Breast reduction surgery – the most common complaint.
Breast reduction surgery is the most common operation I perform. Which is perfect, because it’s also one of my favorite operations.
Why I love doing breast reduction surgery.
Breasts are integral to the female figure. They’re right out there, front and center. And how they look plays a significant part in a woman’s overall appearance. So it’s really satisfying to take a woman who is top-heavy and make her proportional. After breast reduction patients look like they’ve lost 10 pounds. (I only remove about 2-5 pounds of tissue, if you wondered.) Plus the surgery itself is really fun, because I get to create a perky, nicely-shaped breast.
Why patients love breast reduction surgery.
My breast reduction patients have several things in common. They get aches and pains in the upper back and neck from having the weight of their large breasts constantly pulling. They have trouble exercising because it’s impossible to find good support for very large breasts, even if you wear two sports bras. Many women get rashes and skin irritation in the crease under the breasts. Breast reduction surgery significantly improves all these symptoms, and makes it much easier to find shirts and bras that fit.
You may be surprised to learn that recovery after breast reduction isn’t terrible. No muscle is involved, so the pain is more of a deep soreness that gets better fairly quickly. I don’t leave drains after surgery, and my patients are able to shower only two days after surgery. Most of my patients take a week or less of work. They take prescription pain meds for the first couple days. After that Motrin or Advil is enough for pain control.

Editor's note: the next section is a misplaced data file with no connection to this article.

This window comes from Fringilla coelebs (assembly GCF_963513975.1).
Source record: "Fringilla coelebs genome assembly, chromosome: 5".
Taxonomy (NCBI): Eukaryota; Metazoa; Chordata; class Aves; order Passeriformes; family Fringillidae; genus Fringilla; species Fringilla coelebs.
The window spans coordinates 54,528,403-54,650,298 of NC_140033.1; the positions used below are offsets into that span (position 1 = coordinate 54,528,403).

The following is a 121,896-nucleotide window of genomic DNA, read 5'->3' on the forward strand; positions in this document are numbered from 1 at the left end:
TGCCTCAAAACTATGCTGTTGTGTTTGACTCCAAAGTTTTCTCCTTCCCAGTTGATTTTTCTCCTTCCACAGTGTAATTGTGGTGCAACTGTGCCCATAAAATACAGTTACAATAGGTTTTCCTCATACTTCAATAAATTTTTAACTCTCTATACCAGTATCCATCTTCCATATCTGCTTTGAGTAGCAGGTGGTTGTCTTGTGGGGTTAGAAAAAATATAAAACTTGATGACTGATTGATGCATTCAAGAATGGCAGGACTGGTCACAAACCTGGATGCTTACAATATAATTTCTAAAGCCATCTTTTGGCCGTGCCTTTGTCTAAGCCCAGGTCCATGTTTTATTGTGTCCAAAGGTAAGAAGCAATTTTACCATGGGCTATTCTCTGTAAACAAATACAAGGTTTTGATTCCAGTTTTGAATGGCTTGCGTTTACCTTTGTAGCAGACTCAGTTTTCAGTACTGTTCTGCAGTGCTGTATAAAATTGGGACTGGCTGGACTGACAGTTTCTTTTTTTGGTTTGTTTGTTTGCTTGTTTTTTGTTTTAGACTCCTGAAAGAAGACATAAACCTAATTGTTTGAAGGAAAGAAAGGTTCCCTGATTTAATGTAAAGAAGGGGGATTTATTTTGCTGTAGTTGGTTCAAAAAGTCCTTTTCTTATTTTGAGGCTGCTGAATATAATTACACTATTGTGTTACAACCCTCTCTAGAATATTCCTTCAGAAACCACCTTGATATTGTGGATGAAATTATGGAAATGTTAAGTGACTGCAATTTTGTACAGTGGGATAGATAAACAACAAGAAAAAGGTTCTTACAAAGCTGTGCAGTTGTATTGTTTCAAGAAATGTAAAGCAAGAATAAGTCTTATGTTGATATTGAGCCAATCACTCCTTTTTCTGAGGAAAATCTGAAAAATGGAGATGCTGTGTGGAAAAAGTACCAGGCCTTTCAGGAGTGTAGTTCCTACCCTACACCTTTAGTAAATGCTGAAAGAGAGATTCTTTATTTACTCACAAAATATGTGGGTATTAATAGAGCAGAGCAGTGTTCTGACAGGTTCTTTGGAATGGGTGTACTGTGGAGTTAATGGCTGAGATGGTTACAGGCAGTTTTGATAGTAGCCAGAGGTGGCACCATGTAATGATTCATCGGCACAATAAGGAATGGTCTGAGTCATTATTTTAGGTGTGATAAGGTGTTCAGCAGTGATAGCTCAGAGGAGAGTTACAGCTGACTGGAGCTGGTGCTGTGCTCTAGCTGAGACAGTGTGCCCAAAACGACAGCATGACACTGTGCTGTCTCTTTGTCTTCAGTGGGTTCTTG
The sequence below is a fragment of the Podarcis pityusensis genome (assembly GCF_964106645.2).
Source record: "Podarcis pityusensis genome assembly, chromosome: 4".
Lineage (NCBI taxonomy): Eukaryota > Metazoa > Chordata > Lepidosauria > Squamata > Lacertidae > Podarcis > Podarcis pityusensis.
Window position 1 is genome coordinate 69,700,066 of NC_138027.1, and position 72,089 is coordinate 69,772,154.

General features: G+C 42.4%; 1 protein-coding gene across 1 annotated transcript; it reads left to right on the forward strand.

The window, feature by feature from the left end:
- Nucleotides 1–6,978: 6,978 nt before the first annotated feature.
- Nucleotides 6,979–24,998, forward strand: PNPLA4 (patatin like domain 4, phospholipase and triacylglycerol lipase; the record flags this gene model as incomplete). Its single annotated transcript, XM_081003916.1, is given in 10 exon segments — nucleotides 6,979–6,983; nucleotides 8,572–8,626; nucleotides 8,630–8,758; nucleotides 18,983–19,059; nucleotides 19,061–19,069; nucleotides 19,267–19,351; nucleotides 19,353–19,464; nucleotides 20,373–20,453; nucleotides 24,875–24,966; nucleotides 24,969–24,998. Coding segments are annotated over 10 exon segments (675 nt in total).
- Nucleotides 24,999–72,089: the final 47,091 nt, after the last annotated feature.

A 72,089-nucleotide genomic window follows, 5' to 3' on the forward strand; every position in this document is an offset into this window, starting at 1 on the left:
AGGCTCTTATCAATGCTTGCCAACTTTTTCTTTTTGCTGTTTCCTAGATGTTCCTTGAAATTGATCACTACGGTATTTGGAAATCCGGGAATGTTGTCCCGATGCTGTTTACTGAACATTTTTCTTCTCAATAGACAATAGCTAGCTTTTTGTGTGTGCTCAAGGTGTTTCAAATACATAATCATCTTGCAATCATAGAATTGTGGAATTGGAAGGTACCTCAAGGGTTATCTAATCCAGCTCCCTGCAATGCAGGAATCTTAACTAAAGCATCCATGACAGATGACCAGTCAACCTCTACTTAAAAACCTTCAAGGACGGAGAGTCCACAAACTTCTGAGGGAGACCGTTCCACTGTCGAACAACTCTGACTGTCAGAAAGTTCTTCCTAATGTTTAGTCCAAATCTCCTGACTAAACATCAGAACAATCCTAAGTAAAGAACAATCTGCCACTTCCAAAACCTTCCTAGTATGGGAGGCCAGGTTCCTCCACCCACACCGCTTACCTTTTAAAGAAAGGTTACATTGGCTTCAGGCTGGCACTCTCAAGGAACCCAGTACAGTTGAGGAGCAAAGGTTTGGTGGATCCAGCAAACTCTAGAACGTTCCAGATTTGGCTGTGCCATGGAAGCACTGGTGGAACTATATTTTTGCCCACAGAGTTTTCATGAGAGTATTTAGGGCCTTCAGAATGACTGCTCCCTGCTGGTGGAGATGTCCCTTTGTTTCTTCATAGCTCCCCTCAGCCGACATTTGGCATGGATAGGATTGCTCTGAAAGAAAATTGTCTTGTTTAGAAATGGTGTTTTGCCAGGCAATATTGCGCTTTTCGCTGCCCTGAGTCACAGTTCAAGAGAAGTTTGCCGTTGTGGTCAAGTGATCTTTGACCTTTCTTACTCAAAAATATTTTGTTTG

So why do patients complain after breast reduction surgery?
Because they waited so long! This is the number one complaint I hear after breast reduction, and it’s what I tell my younger patients who wonder if they’re too young for surgery.
There is no maximum age. I’ve done breast reduction on patients in their 80s, and they are thrilled. The most important risk factors are:
- Heart and lung disease that would make surgery unsafe
- Being very overweight (BMI>35)
- Smoking- I ask that patient quit 4 weeks prior to surgery, and for at least 4 weeks after surgery.
- Medications that slow healing, such steroids
- Diabetes- I require patients to have a HbA1c of 7 or less prior to surgery.
Having one or more of these risk factors doesn’t mean you can’t have surgery. But it does put you at higher risk of having healing problems or other complications.
Can you be too young for breast reduction surgery?
There are two reasons you may want to wait to have breast reduction surgery:
- Your breasts are still growing. If you’ve been wearing the same size bra for over a year, you’re good to go.
- Breastfeeding future children is very important to you. Breastfeeding is usually possible after breast reduction surgery, but any surgery on the breast can affect the success rate of breastfeeding. So if breastfeeding is something you really want to do, I recommend avoiding any breast surgery until after you’re done having children.
Have you been thinking about breast reduction surgery, but you’re not sure where to start? Download my breast reduction preparation worksheet and set up a consultation by calling us at (440) 974-8577.